4 Tips for Spring Cleaning a Warehouse

Meagan Douglas
Tue, Mar 29, 2016
A clean warehouse is easier to operate.
A clean warehouse is easier to operate.

Whether a retail business stocks up on extra inventory for the holidays or snow prevents deliveries and other outdoor tasks, a company warehouse can become fairly cluttered during the winter. Spring cleaning is a chance to reorganize a business space to match information collected throughout the year and plan inventory picking and deliveries around new insights. Here are four suggestions for what to keep in mind when going through inventory aisles to prioritize efficiency, convenience and cleanliness:

1. Throw Out What Isn't Working
Rack Express, a warehouse supply company, said one of the most important pieces of equipment used for spring cleaning is a dumpster. Companies have to be ready to remove rubbish from the warehouse. This means removing documents that are no longer relevant, garbage generated by daily activities and possibly renting equipment like power washers to get spaces looking as good as new. Debris can be dangerous and the cleaner a space is, the fewer distractions or obstacles blocking daily success.

Businesses also have to be ready to remove inventory that's getting in the way of optimal picking. While companies may want back-up stock for emergencies, warehouse management professionals should compare current inventory levels to demand data and future projections to see how lean warehouses can be.

Retailers shouldn't immediately throw out merchandise, even when it's fallen out of demand. There may be an opportunity to sell the products at a reduced price or donate it for a tax credit. Retail Minded suggested bundling different goods together to make special group offers or gift packages.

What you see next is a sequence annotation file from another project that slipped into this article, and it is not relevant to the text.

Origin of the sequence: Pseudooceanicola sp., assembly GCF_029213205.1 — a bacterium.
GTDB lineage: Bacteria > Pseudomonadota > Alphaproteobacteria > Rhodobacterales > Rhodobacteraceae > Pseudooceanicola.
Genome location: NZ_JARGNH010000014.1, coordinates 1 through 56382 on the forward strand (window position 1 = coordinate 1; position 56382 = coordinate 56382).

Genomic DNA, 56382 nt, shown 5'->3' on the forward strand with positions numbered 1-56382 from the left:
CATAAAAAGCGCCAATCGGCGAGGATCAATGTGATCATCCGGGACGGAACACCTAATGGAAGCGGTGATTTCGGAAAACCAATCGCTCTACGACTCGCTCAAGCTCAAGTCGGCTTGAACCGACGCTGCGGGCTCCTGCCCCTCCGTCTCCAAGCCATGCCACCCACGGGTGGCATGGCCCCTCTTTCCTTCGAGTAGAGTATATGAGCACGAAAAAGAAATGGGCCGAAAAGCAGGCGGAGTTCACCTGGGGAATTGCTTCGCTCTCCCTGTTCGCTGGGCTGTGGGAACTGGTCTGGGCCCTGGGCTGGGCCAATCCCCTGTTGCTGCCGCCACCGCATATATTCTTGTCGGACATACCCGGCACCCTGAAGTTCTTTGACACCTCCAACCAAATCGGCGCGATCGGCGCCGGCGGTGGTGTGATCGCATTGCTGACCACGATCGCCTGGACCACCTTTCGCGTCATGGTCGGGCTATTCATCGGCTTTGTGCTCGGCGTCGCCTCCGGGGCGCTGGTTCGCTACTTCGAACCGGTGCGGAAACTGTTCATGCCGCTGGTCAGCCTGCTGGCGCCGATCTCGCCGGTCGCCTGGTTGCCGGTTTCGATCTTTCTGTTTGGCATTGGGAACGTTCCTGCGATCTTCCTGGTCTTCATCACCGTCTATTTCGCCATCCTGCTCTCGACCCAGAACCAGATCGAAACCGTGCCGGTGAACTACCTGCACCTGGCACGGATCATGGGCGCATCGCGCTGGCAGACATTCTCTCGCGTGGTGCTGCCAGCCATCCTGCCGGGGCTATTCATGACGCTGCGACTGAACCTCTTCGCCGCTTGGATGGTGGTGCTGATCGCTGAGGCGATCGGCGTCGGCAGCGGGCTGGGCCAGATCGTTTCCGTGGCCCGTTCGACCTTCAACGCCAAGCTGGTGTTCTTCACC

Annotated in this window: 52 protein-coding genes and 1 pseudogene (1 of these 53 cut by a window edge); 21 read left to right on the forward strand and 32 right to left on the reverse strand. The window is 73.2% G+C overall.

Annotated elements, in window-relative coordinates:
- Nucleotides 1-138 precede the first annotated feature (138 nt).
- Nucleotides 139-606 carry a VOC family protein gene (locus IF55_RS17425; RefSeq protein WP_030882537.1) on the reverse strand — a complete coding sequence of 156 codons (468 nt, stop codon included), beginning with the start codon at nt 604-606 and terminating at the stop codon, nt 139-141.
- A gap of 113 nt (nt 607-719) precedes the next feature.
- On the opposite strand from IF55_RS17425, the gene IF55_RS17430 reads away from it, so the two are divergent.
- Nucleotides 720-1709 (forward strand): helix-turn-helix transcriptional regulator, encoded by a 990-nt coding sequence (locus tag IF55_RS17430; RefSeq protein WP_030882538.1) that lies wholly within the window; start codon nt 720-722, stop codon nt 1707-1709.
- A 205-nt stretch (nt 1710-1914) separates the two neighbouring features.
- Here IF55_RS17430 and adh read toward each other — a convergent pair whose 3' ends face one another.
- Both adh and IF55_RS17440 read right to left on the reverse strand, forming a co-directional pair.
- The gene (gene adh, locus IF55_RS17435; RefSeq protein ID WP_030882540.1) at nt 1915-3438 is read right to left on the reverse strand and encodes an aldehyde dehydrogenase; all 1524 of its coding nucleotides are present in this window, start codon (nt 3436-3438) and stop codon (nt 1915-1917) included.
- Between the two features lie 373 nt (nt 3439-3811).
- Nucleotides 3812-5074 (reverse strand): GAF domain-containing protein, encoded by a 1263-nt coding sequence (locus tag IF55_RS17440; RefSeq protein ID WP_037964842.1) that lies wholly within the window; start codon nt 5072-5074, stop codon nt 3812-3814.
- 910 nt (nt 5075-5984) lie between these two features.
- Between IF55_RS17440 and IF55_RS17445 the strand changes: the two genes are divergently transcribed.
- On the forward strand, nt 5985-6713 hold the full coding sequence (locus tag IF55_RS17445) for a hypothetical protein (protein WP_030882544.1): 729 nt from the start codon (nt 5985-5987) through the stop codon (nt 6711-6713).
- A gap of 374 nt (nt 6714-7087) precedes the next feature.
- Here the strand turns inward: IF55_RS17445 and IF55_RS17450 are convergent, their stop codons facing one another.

2. Clear Paths for Efficiency
Spring isn't the only reason retailers launch cleaning initiatives. A company may invest in a new piece of equipment like a forklift and need to create wider paths. Every time managers plan a warehouse reorganization, they need to prioritize making movement through the warehouse as easy as possible with the business's current assets.

When planning cleaning projects, a company may want to think of current obstacles to employee success and bring in new solutions. This may mean buying taller shelves so the warehouse can make use of vertical space. The business may always want to invest in intelligence assets, so workers can perform hands free tasks through voice picking or other technologically assisted strategies. Mobile data collection devices can create accurate real-time data records, which will make it easier for managers to create future cleaning goals.

3. Create Safer Shelves
Managers must create standards for employee safety as well as convenience. Not only should inventory be moved so high-demand objects are closer to shipping docks, but heavier items should be put on lower shelves to prevent accidents and injury.

While performing daily tasks, safety sometimes becomes a secondary concern. Obstacles can pile up and risks may be ignored. Spring cleaning - or other warehouse organization projects - is an opportunity to reintroduce employees to safety standards and reinforce rules for compliance. For example, barcode software solutions can create strategies for labeling inventory and shelves to ensure merchandise is put in the right place.

4. A Cleaner Future
If employees found most of the garbage from a spring cleaning project came from a singular location in a warehouse, this may be a sign to managers a convenient trash bin is necessary. Inventory Operations Consulting LLC said individual sorting activities should lead to long-term solutions. Once a retailer gets a warehouse space clean and orderly it needs to take steps to ensure it stays that way.

This is a chance to introduce new responsibilities or cleaning schedules. Data collection devices that can increase productivity show the benefits of a clean, efficient warehouse demonstrate the value of order and helps managers hold employees to new ideas.

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